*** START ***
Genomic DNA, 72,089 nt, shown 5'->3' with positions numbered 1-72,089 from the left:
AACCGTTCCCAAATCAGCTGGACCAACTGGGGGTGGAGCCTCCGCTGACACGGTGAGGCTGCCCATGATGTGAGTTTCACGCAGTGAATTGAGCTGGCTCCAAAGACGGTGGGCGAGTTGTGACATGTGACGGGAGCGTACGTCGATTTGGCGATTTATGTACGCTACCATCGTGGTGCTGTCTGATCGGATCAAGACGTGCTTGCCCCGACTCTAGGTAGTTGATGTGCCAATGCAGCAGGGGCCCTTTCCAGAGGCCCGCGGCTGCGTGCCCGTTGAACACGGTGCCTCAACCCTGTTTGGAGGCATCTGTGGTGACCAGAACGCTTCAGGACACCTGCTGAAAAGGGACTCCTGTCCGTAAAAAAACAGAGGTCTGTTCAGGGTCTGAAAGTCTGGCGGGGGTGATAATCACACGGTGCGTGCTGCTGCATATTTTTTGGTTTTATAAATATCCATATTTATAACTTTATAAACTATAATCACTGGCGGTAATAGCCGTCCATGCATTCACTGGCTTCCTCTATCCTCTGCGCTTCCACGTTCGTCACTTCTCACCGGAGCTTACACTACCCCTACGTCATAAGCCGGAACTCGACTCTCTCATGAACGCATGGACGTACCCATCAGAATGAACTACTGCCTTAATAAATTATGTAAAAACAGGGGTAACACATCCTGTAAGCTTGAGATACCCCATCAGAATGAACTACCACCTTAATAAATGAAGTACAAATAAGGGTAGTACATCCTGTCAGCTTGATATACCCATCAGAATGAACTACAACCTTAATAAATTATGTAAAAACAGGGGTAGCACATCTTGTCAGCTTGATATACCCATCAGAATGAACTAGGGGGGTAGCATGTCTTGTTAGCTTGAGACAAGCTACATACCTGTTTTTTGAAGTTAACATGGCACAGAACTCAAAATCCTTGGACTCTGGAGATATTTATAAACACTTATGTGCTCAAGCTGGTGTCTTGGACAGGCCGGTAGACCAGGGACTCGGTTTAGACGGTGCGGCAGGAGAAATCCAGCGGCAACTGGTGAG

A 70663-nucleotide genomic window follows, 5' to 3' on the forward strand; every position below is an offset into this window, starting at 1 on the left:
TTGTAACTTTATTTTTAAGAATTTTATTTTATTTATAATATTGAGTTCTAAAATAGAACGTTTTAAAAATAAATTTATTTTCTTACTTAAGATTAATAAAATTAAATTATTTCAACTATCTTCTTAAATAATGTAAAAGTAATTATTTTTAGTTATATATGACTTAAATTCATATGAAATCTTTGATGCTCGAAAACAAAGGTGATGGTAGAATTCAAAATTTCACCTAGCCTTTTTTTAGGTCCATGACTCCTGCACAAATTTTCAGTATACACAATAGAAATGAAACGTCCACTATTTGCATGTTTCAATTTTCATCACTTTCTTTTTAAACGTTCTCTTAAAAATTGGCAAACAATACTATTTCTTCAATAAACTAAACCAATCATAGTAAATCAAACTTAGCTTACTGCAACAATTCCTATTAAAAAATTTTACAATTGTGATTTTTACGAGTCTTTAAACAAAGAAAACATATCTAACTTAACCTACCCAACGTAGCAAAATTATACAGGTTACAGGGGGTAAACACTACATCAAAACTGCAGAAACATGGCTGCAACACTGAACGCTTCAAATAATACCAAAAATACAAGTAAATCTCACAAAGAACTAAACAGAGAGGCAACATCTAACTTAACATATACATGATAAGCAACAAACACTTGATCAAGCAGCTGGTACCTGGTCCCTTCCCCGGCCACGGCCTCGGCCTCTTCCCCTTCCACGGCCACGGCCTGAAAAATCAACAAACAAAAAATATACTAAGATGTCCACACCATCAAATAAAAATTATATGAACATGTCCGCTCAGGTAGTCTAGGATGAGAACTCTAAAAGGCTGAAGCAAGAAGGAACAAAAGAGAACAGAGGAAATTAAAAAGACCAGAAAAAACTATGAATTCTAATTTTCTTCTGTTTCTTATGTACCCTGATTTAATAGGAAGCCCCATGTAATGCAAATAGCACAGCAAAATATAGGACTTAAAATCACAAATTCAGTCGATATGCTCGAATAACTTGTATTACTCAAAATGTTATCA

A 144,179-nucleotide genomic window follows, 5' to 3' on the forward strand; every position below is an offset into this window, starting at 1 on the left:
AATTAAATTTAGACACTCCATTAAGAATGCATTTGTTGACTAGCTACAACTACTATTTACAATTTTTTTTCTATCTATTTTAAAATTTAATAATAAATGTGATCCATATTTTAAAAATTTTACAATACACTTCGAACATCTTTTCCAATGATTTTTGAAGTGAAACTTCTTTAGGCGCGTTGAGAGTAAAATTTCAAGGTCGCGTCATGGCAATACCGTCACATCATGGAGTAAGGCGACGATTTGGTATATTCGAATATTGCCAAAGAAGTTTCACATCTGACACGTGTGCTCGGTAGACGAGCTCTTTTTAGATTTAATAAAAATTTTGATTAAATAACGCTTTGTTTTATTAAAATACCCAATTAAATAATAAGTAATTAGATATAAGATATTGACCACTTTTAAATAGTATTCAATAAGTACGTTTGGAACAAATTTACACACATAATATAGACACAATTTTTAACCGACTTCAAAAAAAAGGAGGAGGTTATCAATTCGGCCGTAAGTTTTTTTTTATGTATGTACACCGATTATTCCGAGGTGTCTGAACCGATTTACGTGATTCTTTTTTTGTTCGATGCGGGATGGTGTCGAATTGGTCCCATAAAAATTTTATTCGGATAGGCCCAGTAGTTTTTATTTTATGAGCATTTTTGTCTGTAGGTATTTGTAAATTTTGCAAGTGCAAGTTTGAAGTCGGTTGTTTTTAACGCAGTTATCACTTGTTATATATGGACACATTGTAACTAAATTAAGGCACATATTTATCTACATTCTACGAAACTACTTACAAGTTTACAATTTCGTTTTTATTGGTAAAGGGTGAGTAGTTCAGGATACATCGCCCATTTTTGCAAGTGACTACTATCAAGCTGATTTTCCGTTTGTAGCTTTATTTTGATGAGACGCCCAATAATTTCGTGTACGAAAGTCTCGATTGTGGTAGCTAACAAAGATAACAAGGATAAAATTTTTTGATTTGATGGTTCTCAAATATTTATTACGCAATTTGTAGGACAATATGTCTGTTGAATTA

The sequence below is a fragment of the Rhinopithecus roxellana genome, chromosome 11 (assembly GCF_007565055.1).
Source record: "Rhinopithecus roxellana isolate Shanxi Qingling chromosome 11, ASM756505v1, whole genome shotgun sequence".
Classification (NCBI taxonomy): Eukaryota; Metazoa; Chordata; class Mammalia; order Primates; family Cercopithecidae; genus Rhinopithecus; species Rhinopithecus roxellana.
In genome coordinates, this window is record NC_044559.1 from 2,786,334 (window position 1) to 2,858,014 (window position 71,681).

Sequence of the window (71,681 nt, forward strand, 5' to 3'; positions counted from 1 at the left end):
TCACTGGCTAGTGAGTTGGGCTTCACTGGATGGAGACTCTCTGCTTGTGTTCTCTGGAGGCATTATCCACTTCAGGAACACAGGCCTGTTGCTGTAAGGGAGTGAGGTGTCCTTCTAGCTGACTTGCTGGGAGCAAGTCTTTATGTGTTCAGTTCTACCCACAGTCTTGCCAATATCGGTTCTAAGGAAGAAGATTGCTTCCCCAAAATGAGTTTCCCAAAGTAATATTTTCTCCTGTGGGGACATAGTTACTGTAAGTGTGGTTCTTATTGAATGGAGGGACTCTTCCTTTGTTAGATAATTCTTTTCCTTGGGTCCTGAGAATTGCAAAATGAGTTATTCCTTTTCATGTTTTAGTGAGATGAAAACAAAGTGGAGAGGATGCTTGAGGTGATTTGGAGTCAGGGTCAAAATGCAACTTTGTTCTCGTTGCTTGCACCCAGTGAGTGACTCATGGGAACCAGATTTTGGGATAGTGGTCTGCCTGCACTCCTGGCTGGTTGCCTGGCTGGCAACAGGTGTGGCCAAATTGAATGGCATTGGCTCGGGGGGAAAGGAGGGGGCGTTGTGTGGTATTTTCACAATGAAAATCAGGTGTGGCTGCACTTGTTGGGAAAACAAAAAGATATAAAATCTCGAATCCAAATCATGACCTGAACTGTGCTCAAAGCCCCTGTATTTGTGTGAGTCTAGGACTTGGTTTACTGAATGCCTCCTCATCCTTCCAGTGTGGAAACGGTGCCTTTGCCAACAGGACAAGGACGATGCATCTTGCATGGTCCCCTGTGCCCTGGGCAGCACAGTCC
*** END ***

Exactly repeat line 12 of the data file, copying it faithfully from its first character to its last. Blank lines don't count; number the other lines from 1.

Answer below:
TCACTGGCTAGTGAGTTGGGCTTCACTGGATGGAGACTCTCTGCTTGTGTTCTCTGGAGGCATTATCCACTTCAGGAACACAGGCCTGTTGCTGTAAGGGAGTGAGGTGTCCTTCTAGCTGACTTGCTGGGAGCAAGTCTTTATGTGTTCAGTTCTACCCACAGTCTTGCCAATATCGGTTCTAAGGAAGAAGATTGCTTCCCCAAAATGAGTTTCCCAAAGTAATATTTTCTCCTGTGGGGACATAGTTACTGTAAGTGTGGTTCTTATTGAATGGAGGGACTCTTCCTTTGTTAGATAATTCTTTTCCTTGGGTCCTGAGAATTGCAAAATGAGTTATTCCTTTTCATGTTTTAGTGAGATGAAAACAAAGTGGAGAGGATGCTTGAGGTGATTTGGAGTCAGGGTCAAAATGCAACTTTGTTCTCGTTGCTTGCACCCAGTGAGTGACTCATGGGAACCAGATTTTGGGATAGTGGTCTGCCTGCACTCCTGGCTGGTTGCCTGGCTGGCAACAGGTGTGGCCAAATTGAATGGCATTGGCTCGGGGGGAAAGGAGGGGGCGTTGTGTGGTATTTTCACAATGAAAATCAGGTGTGGCTGCACTTGTTGGGAAAACAAAAAGATATAAAATCTCGAATCCAAATCATGACCTGAACTGTGCTCAAAGCCCCTGTATTTGTGTGAGTCTAGGACTTGGTTTACTGAATGCCTCCTCATCCTTCCAGTGTGGAAACGGTGCCTTTGCCAACAGGACAAGGACGATGCATCTTGCATGGTCCCCTGTGCCCTGGGCAGCACAGTCC